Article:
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Descriptive Notes

 Native American Nations | The Midē Wiwin or Grand Medicine Society                    

The mī´gis shell employed in the second degree initiation is of the same species as those before mentioned. At White Earth, however, some of the priests claim an additional shell as characteristic of this advanced degree, and insist that this should be as nearly round as possible, having a perforation through it by which it may be secured with a strand or sinew. In the absence of a rounded white shell a bead may be used as a substitute. On Pl. XI, No. 4, is presented an illustration of the bead (the second-degree mī´gis) presented to me on the occasion of my initiation.

With reference to the style of facial decoration resorted to in this degree nearly all of the members now paint the face according to their own individual tastes, though a few old men still adhere to the traditional method previously described (pp. 180, 181). The candidate usually adopts the style practiced by his preceptor, to which he is officially entitled; but if the preceptor employed in the preparatory instruction for the second degree be not the same individual whose services were retained for the first time, then the candidate has the privilege of painting his face according to the style of the preceding degree. If he follow his last preceptor it is regarded as an exceptional token of respect, and the student is not expected to follow the method in his further advancement.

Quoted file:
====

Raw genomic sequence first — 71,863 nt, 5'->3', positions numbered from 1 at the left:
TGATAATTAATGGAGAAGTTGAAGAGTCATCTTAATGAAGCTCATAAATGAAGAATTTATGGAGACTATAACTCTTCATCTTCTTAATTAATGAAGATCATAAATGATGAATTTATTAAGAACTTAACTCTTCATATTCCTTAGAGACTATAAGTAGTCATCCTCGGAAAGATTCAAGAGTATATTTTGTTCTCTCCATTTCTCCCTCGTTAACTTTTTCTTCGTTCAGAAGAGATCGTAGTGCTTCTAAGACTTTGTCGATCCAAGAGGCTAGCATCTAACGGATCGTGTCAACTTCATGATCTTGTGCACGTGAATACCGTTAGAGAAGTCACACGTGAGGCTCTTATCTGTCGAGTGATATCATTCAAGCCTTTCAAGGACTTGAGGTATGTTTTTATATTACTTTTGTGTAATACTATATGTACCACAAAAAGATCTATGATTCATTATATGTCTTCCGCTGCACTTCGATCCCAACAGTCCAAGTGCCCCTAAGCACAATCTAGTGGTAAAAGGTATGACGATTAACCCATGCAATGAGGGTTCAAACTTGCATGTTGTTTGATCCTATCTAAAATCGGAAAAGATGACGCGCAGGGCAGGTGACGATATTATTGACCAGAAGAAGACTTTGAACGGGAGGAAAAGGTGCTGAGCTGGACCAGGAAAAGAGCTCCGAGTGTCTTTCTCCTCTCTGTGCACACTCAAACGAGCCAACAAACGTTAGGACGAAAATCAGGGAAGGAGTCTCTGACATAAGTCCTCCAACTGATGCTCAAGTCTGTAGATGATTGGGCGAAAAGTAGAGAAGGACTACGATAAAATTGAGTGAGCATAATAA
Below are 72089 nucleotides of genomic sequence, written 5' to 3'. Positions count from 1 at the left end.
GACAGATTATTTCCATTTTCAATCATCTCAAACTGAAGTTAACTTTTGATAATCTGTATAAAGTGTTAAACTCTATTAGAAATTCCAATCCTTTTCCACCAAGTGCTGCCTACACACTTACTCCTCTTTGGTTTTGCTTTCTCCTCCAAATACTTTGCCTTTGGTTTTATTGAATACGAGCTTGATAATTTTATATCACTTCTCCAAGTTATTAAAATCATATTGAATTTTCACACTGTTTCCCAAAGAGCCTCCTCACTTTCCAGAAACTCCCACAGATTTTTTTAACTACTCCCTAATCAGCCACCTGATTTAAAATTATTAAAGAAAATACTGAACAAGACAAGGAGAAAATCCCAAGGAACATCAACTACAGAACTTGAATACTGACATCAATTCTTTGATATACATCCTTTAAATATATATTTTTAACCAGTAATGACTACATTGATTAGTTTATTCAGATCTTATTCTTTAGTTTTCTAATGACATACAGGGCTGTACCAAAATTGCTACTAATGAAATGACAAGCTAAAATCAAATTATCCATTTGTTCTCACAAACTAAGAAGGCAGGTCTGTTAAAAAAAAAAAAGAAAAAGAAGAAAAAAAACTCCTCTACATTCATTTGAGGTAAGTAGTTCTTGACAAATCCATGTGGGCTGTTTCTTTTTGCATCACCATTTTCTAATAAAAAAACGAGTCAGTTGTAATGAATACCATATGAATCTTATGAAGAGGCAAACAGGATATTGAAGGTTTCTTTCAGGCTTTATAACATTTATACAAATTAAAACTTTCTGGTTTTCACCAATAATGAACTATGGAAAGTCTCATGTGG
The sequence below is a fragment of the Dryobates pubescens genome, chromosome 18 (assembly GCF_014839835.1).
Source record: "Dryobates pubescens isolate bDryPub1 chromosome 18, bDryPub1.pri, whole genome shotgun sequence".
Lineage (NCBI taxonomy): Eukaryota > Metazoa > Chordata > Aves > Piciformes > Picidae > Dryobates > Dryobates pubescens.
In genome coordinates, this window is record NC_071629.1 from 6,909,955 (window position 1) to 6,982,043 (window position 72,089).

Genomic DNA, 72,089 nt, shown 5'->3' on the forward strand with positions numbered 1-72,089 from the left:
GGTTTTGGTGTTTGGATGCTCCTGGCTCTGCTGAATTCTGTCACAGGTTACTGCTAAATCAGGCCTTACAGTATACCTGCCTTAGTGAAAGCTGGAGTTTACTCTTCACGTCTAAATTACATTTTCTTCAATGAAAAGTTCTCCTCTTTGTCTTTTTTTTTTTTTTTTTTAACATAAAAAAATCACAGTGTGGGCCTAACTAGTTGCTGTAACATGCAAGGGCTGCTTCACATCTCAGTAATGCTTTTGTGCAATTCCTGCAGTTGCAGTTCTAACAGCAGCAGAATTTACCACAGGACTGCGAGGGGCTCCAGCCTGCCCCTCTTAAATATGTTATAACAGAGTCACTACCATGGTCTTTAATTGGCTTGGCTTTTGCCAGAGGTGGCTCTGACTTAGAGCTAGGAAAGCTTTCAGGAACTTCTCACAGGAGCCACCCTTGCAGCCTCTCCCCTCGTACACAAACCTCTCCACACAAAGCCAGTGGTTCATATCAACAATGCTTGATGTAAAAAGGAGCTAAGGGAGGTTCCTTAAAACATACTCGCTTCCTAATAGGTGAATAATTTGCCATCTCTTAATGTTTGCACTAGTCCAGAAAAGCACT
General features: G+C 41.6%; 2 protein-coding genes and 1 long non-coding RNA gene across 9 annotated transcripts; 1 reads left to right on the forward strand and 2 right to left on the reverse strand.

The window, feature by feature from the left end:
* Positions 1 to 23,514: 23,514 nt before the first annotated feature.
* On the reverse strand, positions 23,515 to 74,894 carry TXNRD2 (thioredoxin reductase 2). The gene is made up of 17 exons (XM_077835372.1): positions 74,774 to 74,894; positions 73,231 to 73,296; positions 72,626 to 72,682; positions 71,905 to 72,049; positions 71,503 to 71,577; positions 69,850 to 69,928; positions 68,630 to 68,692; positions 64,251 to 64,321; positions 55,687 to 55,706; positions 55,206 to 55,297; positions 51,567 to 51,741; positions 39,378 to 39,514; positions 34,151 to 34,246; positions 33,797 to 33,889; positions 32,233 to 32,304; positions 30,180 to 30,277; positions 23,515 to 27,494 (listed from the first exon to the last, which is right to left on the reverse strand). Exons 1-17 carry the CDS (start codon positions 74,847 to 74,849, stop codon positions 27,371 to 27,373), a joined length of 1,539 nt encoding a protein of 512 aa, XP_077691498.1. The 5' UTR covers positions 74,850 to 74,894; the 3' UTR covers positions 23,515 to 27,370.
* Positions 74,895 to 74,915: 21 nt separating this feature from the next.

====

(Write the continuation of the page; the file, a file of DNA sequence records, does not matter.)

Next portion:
A Midē´ of the second degree is also governed by his tutelary daimon; e.g., if during the first fast and vision he saw a bear, he now prepares a necklace of bear-claws, which is worn about the neck and crosses the middle of the breast. He now has the power of changing his form into that of a bear; and during that term of his disguise he wreaks vengeance upon his detractors and upon victims for whose destruction he has been liberally rewarded. Immediately upon the accomplishment of such an act he resumes his human form and thus escapes identification and detection. Such persons are termed by many “bad medicine men,” and the practice of thus debasing the sacred teachings of the Midē´wiwin is discountenanced by members of the society generally. Such pretensions are firmly believed in and acknowledged by the credulous and are practiced by that class of Shamans here designated as the Wâbeno´.

In his history1 Rev. Mr. Jones says:

  As the powwows always unite witchcraft with the application of their medicines I shall here give a short account of this curious art. Witches and wizards are persons supposed to possess the agency of familiar spirits from whom they receive power to inflict diseases on their enemies, prevent good luck of the hunter and the success of the warrior. They are believed to fly invisibly at pleasure from place to place; to turn themselves into bears, wolves, foxes, owls, bats, and snakes. Such metamorphoses they pretend to accomplish by putting on the skins of these animals, at the same time crying and howling in imitation of the creature they wish to represent. Several of our people have informed me that they have seen and heard witches in the shape of these animals, especially the bear and the fox. They say that when a witch in the shape of a bear is being chased all at once she will run round a tree or a hill, so as to be lost sight of for a time by her pursuers, and then, instead of seeing a bear they behold an old woman walking quietly along or digging up roots, and looking as innocent as a lamb. The fox witches are known by the flame of fire which proceeds out of their mouths every time they bark.